fashion shopping in Tokyo (phrase book Japanese guide)

Japanese aesthetic terms you must learn to go shopping in Tokyo (street style guide)

Sure, here’s a basic guide that can help you navigate the various Japanese aesthetic styles:

  1. Wabi-sabi (わびさび) [wah-bee-sah-bee]: This aesthetic draws its beauty from imperfection and the natural ages of items. Wabi-sabi favors the individuality and humble beauty found in nature or in time-worn objects.
  2. Kawaii (可愛い) [kah-wai-ee]: ‘Kawaii’ literally translates to ‘cute.’ This popular trend leans into all things cute and fanciful. Icons and items related to this style often have a childlike and bubbly appearance.
  3. Shibui (渋い) [shi-boo-ee]: ‘Shibui’ refers to a refined, subtle aesthetic that values simplicity. It celebrates minimalistic shapes and tones down color.
  4. Iki (いき) [ee-kee]: ‘Iki’ defines a sort of clever, original elegance. It touches on individuality and simplicity but isn’t as concerned with perfection or minimalism.
  5. Mori Girl (森ガール) [Moh-ree Geh-roo]: This aesthetic translates to ‘forest girl.’ This fashion style is characterized by its inspirations from nature, and a preference for earthy, woodland-themed clothing and accessories. Often layered and loose-fitting, the garments include knitwear, floral prints, scarves, and handmade or vintage items.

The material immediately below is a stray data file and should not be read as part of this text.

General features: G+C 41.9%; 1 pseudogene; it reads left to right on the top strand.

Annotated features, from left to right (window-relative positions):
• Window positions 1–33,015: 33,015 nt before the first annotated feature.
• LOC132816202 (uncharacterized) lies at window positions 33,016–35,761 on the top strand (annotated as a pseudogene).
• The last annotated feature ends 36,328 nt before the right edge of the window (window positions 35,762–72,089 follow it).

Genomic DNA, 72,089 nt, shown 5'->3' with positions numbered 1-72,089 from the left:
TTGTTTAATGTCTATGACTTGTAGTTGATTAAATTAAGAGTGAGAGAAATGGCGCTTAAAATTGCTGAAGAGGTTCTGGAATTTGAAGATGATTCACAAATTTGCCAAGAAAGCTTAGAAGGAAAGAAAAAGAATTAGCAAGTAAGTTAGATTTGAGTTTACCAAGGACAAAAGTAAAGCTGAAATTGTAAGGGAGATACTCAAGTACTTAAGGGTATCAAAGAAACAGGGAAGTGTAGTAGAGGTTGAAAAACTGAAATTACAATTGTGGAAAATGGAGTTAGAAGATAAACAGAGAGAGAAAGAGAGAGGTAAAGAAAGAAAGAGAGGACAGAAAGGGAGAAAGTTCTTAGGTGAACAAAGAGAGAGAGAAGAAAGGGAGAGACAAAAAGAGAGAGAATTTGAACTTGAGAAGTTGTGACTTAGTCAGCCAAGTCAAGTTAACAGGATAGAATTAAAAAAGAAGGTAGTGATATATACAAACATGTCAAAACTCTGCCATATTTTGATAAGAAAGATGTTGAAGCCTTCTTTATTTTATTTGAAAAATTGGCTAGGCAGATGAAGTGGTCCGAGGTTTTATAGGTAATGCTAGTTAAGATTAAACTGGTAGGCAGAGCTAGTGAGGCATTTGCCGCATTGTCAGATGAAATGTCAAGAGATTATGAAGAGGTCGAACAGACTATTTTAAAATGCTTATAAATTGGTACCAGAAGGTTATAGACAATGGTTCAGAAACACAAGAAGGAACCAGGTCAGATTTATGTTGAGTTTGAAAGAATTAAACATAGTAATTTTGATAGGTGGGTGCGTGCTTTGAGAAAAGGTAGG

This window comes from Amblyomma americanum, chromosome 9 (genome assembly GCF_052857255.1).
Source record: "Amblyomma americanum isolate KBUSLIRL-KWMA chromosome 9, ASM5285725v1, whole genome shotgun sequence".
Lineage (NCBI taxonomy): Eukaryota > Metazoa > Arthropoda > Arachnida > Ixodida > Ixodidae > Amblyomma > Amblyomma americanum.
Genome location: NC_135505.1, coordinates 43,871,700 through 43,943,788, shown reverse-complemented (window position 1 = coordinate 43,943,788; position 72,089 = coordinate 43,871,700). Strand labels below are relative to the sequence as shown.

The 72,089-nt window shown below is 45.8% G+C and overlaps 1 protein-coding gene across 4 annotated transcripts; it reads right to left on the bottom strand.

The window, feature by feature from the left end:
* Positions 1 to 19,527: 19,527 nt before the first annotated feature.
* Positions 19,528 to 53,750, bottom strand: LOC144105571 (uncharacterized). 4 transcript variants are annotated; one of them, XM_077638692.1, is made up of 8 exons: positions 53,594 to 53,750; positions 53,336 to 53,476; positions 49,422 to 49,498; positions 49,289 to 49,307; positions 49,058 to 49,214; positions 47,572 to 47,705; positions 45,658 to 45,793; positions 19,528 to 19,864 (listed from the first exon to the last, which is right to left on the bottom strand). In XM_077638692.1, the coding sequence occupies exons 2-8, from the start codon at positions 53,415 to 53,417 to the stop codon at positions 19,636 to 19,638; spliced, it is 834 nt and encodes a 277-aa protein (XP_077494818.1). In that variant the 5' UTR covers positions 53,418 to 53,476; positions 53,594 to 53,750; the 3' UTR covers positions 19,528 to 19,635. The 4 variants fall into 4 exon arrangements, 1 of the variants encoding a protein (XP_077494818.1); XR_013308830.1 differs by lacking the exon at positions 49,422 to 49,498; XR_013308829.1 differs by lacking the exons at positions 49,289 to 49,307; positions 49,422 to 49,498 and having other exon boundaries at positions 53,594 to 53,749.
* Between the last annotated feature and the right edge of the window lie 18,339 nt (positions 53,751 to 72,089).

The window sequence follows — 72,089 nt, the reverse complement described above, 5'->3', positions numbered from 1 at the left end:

6. Monomuzrazu (物、無量) [moh-no-moo-zrah-zoo]: The minimalist aesthetic, emphasizing having less but better quality items. It promotes de-cluttering and living simply.
  7. Harajuku (原宿) [ha-rah-joo-koo]: This is a district in Tokyo known for its vibrant and eccentric fashion, which has become an aesthetic of its own. It’s eclectic, fun, youthful and often disregards trends for individual expression.
  8. Lolita (ロリータ) [ro-ri-ta]: A fashion subculture that originated in Japan, based on Victorian and Edwardian clothing, but can also refer to different styles within the subculture, such as Gothic Lolita, Sweet Lolita, or Punk Lolita.
  9. Gyaru (ギャル) [gyah-roo]: A fashion subculture characterized by heavily bleached or dyed hair, highly decorated nails, and dramatic makeup. It’s seen as a form of self-expression and rebellion against traditional Japanese beauty standards.
  10. Yukata (æµ´è¡£) [yoo-kah-tah]: A casual version of the kimono, usually made of cotton or synthetic fabric, and worn in the summer. They’re often brightly colored or designed with simple patterns. Yukata are normally worn for festivals, firework displays, or other special summer events.
  11. Kimono (着物) [ki-mo-no]: Traditional Japanese garment. It refers to full-length robes with wide sleeves and tied with a sash.
  12. Fukinsei (不均整) [fu-kin-sei]: Refers to an aesthetic of asymmetry or irregularity. It’s one of the principles used in traditional Japanese arts such as ikebana (flower arranging) and garden design, suggesting a balance beyond symmetry.
  13. Kigurumi (着ぐるみ) [ki-gu-ru-mi]: Refers to the trend of wearing full bodysuits resembling characters, often animals, and now a common sight at cosplay events.
  14. Japonisme (ジャポニスメ) [ja-po-ni-su-me]: A French term that denotes the influence of Japanese art on Western art. It encompasses the ‘japanified’ styles of foreign items.
  15. Bōsōzoku (暴走族) [bo-so-zo-ku]: Literally “running-out-of-control (as of a vehicle) tribe”, it refers to Japanese youth motorcycle subculture known for their modified bikes, rockabilly-inspired fashion, and rebellious attitude.